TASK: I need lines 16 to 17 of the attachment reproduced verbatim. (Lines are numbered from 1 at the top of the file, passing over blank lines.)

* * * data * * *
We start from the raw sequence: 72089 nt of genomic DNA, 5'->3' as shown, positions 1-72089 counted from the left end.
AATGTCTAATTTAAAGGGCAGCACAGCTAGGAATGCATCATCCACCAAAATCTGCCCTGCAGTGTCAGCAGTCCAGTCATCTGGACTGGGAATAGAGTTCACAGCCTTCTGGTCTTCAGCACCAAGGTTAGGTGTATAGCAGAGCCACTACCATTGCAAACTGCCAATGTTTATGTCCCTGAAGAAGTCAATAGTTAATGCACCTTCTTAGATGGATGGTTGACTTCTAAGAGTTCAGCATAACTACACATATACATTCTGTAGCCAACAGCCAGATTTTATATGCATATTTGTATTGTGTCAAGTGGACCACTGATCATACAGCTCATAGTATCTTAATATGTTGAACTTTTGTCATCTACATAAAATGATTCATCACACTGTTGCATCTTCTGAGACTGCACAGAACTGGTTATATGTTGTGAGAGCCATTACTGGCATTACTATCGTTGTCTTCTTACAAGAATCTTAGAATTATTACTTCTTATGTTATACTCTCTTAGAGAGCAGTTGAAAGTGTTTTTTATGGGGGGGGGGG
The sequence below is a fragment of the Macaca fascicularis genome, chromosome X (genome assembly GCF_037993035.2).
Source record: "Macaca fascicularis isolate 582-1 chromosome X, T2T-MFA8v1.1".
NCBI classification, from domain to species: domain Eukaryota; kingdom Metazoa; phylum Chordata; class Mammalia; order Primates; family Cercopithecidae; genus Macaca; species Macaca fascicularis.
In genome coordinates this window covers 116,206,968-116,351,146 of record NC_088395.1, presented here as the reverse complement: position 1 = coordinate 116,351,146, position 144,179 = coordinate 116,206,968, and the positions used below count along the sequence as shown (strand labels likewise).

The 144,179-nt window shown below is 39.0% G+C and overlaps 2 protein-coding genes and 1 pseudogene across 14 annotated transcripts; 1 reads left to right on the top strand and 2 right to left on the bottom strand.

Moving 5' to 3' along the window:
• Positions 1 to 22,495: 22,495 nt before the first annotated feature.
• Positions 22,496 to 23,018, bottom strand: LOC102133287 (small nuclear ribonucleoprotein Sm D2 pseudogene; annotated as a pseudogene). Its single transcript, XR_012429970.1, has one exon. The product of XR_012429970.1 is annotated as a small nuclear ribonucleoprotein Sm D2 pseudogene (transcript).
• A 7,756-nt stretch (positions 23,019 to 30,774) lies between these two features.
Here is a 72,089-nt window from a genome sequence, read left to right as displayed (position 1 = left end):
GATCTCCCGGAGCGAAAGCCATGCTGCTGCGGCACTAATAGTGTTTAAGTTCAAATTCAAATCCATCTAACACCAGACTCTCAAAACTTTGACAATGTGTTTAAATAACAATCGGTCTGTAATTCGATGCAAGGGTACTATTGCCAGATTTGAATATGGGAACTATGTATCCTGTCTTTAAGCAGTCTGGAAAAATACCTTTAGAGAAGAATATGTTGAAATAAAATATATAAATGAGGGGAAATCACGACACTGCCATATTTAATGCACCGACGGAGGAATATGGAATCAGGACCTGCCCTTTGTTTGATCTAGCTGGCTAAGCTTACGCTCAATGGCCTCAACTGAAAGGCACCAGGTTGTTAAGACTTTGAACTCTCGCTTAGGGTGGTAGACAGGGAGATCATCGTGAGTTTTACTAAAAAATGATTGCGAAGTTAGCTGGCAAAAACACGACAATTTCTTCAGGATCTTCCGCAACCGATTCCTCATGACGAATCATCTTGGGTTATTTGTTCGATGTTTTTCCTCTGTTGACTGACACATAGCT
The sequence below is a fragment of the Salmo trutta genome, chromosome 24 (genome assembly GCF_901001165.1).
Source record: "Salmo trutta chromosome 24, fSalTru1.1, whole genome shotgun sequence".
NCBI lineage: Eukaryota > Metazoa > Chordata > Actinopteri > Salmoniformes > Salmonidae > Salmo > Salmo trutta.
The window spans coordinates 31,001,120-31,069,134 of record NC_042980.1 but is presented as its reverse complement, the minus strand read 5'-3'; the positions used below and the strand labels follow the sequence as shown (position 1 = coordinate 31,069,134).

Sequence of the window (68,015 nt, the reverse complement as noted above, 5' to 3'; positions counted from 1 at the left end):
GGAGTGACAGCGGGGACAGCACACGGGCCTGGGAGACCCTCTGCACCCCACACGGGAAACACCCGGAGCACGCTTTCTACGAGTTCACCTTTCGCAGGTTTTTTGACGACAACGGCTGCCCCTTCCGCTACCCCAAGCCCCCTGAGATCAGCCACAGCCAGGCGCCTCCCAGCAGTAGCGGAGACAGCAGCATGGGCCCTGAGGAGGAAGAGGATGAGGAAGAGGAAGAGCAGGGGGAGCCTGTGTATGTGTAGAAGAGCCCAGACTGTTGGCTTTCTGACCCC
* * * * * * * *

NCBI lineage: Eukaryota > Metazoa > Chordata > Actinopteri > Salmoniformes > Salmonidae > Salmo > Salmo trutta.
The window spans coordinates 31,001,120-31,069,134 of record NC_042980.1 but is presented as its reverse complement, the minus strand read 5'-3'; the positions used below and the strand labels follow the sequence as shown (position 1 = coordinate 31,069,134).